The instrumentation is the classic hard bop line up codified by Miles Davis and Horace Silver in the mid-1950s and not surprisingly Davis serves as an important model for arranging. “The way he uses space is so inspiring, to take a simple tune and make so much,” Bowman says. “Wayne Shorter’s melodies and his strange harmonies are also important for me. I’m not trying to write like that, but I end up writing a melody and then think about setting up harmonies no one’s expecting.”

Born in Los Angeles, Bowman grew up in Chico, where his father Robert E. Bowman was coordinator of the keyboard program at California State University, Chico from 1971-2003. His mother Andrea, a psychologist and cello player, exposed him to a vast array of music through her passion for folk dancing. He’s recorded and performed around the region with Bulgarian accordion master Ivan Milev and Trio Mopmu with Lily Storm.

“My mother turned me on to Bulgarian, Greek, Macedonian and Turkish music, all kinds of great stuff,” he says. “When I was a teenager I thought this was so annoying, all those trebly sounds. But when I got older, I realized what amazing music I was exposed to. That’s how I got into Indian music and ended up studying at Ali Akbar College of Music.”

He moved to the East Bay in the mid-1990s found early inspiration at the jam session saxophonist Harvey Wainapel ran at Sausalito’s No Name Bar with bassist John Wiitala and drummer Kenny Wollesen. (“Kenny changed my life,” he says. “His natural ability and musicality really shook me”). Another jam session at the lamented Berkeley House on University Avenue provided a different creative crucible.

Drum great Donald “Duck” Bailey, who made his mark with Jimmy Smith’s hugely popular organ trio in the mid-1950s, ran the session, and he recruited Bowman for the drum chair “because he wanted to play sax and harmonica,” Bowman recalls. “Howard Wiley was like 12 years old and he’d play all the time. I got some drum lessons from Donald, and gave me good advice about how to practice.”

Being a stay at home dad has provided a new source of inspiration, and many of the tunes on Like Minds evoke childhood (“Pick You Up,” “Restless Boy” and “Baloo’s”). With the album he’s certainly provided his son with an invaluable guide for creative expression. “If there’s anything unique that you have to share,” Bowman says, “you should find a way to share it.”

http://www.berkeleyside.com/2016/01/14/bryan-bowman-and-the-urge-to-record


GEANNINE REID – All About Jazz
Published: July 29, 2015

Drummer and composer Bryan Bowman creates his recording debut with Like Minds, a well-executed set of eleven original compositions falling into the contemporary jazz category with a strong foundation of post-bop. Bowman’s quintet is comprised of: Bob Kenmotsu on tenor saxophone, Ian Carey on trumpet and flugelehorn, Matt Clark on piano and Doug Miller on bass. Opening with an up-tempo, be-bopish number entitled “Pick You Up,” Bowman shows his chops with a style that is a cross between Jeff “Tain” Watts and Max Roach. His playing is conversational and seems to drive each soloist to new areas of exploration. Carey, Kenmotsu and Clark all spin out great solos and the result is an exciting start to a stirring project. “The Undone” is an interesting waltz that finds Bowman granting solo space to everyone, including himself as he conveys strong musical ideas and development all with chops to spare.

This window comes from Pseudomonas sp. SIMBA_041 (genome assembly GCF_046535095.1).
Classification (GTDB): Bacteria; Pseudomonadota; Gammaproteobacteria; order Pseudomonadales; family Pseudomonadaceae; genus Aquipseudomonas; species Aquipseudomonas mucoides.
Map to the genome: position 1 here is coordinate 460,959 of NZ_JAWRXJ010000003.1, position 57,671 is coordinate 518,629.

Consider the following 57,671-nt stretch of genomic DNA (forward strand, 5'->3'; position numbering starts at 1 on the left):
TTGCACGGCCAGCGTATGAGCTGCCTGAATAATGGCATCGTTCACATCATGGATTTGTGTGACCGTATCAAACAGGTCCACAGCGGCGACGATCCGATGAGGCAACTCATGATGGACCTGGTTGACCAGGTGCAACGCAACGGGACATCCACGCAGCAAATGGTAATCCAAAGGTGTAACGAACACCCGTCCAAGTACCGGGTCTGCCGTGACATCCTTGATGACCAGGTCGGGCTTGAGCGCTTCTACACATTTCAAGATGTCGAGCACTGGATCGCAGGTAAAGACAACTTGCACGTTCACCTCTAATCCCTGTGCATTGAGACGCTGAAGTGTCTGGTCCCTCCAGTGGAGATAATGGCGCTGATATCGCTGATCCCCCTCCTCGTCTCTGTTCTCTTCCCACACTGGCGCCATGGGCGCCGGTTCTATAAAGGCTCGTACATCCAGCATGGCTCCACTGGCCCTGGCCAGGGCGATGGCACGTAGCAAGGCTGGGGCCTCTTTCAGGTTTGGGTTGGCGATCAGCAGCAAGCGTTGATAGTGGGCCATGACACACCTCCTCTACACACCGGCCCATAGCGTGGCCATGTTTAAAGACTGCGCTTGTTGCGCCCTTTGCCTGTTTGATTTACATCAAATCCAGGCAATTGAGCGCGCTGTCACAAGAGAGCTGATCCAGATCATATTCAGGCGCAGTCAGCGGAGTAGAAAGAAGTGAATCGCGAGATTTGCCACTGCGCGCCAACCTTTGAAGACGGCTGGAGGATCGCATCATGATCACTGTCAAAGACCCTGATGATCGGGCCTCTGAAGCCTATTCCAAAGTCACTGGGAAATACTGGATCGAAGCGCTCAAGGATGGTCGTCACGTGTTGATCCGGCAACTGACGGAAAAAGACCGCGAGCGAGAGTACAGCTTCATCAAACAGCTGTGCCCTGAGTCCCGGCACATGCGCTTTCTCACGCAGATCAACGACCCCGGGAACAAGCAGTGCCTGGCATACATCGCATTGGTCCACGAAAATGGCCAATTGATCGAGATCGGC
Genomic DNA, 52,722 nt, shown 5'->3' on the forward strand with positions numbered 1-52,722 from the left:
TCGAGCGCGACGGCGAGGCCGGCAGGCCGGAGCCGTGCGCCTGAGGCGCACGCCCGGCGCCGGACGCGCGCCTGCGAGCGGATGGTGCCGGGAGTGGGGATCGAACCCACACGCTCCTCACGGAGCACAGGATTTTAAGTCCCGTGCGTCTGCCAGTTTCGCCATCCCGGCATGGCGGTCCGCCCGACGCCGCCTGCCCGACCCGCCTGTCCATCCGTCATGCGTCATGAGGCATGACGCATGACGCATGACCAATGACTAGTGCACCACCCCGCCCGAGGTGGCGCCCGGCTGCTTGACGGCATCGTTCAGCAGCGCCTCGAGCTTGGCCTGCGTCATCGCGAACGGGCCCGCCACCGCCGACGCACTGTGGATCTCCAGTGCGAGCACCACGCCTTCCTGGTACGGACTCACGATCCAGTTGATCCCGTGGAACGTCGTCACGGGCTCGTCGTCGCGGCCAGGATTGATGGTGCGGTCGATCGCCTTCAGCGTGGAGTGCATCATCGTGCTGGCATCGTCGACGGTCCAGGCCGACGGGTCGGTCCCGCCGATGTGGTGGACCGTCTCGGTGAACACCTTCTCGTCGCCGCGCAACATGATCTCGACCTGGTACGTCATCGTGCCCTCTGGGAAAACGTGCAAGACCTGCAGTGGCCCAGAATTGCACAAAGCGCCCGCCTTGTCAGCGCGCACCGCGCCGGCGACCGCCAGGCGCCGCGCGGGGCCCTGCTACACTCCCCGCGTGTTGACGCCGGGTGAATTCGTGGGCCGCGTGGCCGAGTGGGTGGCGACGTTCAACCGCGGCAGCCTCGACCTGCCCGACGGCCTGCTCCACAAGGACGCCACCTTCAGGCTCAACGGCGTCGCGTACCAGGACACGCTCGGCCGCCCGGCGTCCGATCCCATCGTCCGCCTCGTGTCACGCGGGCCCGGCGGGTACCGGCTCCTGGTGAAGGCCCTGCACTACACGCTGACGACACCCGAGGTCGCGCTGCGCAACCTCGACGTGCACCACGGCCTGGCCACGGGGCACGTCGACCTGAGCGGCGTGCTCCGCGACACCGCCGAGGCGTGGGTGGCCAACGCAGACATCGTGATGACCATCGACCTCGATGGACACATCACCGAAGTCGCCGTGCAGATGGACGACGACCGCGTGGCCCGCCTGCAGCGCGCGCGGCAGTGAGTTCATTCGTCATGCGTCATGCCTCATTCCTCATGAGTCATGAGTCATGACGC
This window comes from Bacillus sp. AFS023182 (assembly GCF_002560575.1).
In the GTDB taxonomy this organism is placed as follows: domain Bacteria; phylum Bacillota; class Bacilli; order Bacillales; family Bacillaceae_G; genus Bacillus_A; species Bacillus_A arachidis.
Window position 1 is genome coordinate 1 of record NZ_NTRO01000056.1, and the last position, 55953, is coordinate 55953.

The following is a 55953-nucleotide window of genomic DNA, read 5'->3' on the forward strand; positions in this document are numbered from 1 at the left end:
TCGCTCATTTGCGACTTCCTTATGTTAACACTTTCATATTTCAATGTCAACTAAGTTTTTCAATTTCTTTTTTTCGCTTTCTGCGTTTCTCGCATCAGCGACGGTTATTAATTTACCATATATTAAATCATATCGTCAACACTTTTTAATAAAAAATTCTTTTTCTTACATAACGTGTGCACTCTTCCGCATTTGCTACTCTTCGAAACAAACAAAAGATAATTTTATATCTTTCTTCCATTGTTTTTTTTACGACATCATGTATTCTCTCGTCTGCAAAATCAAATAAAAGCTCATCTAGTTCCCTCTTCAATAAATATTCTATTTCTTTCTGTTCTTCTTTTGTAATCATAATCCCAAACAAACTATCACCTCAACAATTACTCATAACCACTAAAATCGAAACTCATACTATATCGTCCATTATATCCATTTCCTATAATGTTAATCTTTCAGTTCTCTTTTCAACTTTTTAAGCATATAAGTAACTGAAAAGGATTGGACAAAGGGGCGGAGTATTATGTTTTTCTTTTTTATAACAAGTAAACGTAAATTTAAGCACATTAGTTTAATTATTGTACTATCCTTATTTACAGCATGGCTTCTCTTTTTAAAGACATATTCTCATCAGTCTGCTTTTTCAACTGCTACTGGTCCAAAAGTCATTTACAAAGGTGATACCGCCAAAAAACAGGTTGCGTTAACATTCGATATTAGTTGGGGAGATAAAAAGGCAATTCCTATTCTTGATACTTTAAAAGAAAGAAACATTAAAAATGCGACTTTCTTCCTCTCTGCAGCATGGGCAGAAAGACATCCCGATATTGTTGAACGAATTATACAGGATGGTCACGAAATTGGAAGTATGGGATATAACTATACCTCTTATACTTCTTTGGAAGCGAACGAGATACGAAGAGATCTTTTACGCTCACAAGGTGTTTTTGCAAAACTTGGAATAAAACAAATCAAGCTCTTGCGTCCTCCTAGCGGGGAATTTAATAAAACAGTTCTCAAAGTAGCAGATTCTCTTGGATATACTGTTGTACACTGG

Bowman’s penned post-bop original “Other One,” keeps the energy alive and moving with an interesting set of changes that encourage Carey and Kenmotsu to dig deep for melodic and harmonic colors, which they do in multitude. The group settles in on a nice swing feel with the medium tempo blues number set to an angular melody titled, “Baloo’s.” Miller fingers an inventive solo followed by Clark and Kenmotsu. Bowman then trades fours with Carey; leading to Carey soloing and taking the head out, adding up to a highlight track on the disc.

Bowman has a robust debut release with Like Minds, strong in the tradition of post-bop with a cast of players that work well together and bring unique perspectives to Bowman’s excellent compositions. One can certainly liken this recording to the sound of the Jazz Messengers, yet still retaining its own originality with a few surprising twists.

http://www.allaboutjazz.com/like-minds-bryan-bowman-self-produced-review-by-geannine-reid.php?width=2560

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George Harris – Jazz Times (August 2015)

If you like your jazz straight ahead down the line, you’re gonna love this vintage hard bop sounding quintet lead by drummer Bryan Bowman.Bowman brings together Ian Carey/tp-fh, Bob Kenmotsu/ts, Matt Clark/p and Doug Miller/b through some enjoyable originals that sound fresh and inspired.
Wonderfully soulful material such as “Pick You Up” and the rapid fired “Other One” display Bowman’s crisp work behind the traps while Carey’s horn glows warm while open and gently yearns while muted as he coaxes out sounds on the fragile “Entitled.”Kenmotsu’s tenor is joyfully soft on the latin “Sleeping Cutie” and the rhythm section gets into a New Orleans funky mood for Clark’s fun solo on “Restless Boy.”
Bowman sweeps clean with his brushes as the trio sashays through “Border” and is nimble in the sleek title track.
Put this alongside your Jazz Messenger discs.

 

Jazz Drummer and Composer